Making Globalization Work covers a lot of other ground, with observations that are apt, if not very original.
For example, in his chapter on reforming the global reserve system, Stiglitz proposes the creation of a new reserve asset to replace the U.S. dollar, but can barely bring himself to mention that his proposal is similar to the already-existing system of Special Drawing Rights (SDRs) created by the IMF. The chief difference is that he proposes that his new “global greenbacks” be issued regularly by some institution other than the IMF and be distributed primarily to poor countries as a means of promoting social justice. Exactly such proposals have been discussed for years in relation to issuance of the IMF’s SDRs. The question of how many SDRs to issue has been one of judging the possible inflationary impact, which would also apply to Prof. Stiglitz’s proposal. And the obstacle to distributing SDRs to poor countries rather than in proportion to a country’s shares in the IMF, as has been done in the past, is not technical but political: the powerful countries of the world have not been in favor. Interestingly, the Governor of the Bank of China (China’s central bank) recently made a similar proposal involving modified SDRs to be issued by the IMF. [1] Given China’s huge holdings of U.S. dollars in their reserves, this proposal is seen as a warning shot to the U.S. not to allow the value of its currency to decline through lax budgetary policies leading to inflation. In any case, it seems unlikely that any real innovation in the reserves system of the world will come about unless there is a big crisis of confidence in the dollar (which, unfortunately, is a real possibility).
Again, as another example, Stiglitz points out quite rightly that many developing countries are not able to strike a fair bargain in their contracts for exports of raw materials when they are dealing with large buyers with far more expertise and bargaining power than they have. Stiglitz proposes that some institution, such as the World Bank, intervene in these situations. In fact, however, the World Bank has for years been offering its member countries free expertise to help them in such negotiations. Going beyond this to create new institutions to regulate markets may be desirable, but is extremely difficult both technically and politically. [2]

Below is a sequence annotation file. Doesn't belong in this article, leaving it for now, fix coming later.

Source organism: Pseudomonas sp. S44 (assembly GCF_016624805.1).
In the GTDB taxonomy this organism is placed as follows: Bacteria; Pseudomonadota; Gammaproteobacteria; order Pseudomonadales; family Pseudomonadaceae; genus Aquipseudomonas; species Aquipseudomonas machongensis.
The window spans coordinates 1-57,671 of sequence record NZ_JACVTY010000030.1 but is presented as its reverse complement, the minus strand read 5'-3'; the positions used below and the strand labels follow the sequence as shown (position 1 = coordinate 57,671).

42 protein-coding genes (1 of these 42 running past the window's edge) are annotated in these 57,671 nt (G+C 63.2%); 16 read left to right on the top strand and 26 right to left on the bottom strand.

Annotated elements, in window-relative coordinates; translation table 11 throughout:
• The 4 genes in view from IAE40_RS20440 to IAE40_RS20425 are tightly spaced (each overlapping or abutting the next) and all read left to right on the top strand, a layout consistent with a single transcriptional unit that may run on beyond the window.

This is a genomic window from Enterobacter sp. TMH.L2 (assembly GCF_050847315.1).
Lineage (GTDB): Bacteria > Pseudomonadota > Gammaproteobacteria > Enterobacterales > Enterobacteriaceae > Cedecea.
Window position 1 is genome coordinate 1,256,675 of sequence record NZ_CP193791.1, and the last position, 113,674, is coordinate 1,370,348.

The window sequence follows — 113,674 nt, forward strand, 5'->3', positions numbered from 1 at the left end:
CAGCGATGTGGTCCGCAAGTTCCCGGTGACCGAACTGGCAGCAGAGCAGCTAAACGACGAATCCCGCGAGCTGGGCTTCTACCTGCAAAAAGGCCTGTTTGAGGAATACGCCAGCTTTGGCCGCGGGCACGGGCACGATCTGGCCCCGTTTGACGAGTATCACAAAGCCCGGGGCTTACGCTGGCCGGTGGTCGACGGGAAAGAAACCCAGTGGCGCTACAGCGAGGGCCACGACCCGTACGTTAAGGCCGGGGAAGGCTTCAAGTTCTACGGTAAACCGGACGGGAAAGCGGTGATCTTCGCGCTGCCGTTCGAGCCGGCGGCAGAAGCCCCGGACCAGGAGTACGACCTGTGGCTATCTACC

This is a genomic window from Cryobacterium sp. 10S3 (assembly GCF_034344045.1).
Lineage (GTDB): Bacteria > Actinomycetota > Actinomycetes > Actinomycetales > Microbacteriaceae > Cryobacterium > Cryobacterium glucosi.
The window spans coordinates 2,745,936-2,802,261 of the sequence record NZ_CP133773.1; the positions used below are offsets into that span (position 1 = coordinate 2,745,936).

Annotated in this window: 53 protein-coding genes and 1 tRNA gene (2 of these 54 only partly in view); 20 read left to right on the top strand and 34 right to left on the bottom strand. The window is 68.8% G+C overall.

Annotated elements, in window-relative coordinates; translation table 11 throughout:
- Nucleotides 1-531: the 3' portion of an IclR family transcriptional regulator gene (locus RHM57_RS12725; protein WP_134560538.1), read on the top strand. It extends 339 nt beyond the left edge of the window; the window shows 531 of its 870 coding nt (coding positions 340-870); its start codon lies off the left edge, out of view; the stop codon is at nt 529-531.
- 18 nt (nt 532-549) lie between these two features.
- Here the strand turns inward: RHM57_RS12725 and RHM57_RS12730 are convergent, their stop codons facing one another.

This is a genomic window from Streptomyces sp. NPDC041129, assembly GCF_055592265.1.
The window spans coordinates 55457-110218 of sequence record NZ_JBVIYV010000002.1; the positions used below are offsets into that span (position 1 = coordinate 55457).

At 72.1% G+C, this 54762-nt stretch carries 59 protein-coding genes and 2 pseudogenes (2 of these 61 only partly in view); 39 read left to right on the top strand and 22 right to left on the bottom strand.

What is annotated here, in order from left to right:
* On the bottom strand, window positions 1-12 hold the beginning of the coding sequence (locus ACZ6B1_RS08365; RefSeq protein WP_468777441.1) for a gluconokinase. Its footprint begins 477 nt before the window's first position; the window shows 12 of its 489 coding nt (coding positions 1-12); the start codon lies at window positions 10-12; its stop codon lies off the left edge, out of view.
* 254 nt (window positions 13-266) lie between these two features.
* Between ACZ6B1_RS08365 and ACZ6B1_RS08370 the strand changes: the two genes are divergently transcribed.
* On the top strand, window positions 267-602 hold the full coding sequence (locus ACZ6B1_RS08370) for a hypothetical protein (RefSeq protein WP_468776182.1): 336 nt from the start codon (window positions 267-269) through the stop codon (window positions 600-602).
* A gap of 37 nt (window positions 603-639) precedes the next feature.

In general, Stiglitz is good at describing problems, but is less good at proposing workable solutions. The latter is, of course, much more challenging than the former. It is easy to make grand statements about how badly the world is organized, but much harder to work concretely towards its improvement. The recent statement of the commission on reforms of the international monetary and financial system organized by the United Nations and chaired by Prof. Stiglitz is a good example.[3] It is full of noble sentiments, but unlikely to lead to any concrete action.
[۱] Zhou Xiaochuan, “Reform the International Monetary System,” ۲۳ March 2009, at
[۲] The IMF some years ago tried to set up commodity stabilization funds to lessen some of the adverse effects of wild fluctuations in commodity prices, but the effort proved impractical. No one has since found a solution to this problem.
[۳] “Recommendations by the Commission of Experts of the President of the General Assembly
on reforms of the international monetary and financial system”, ۲۰ March 2009, at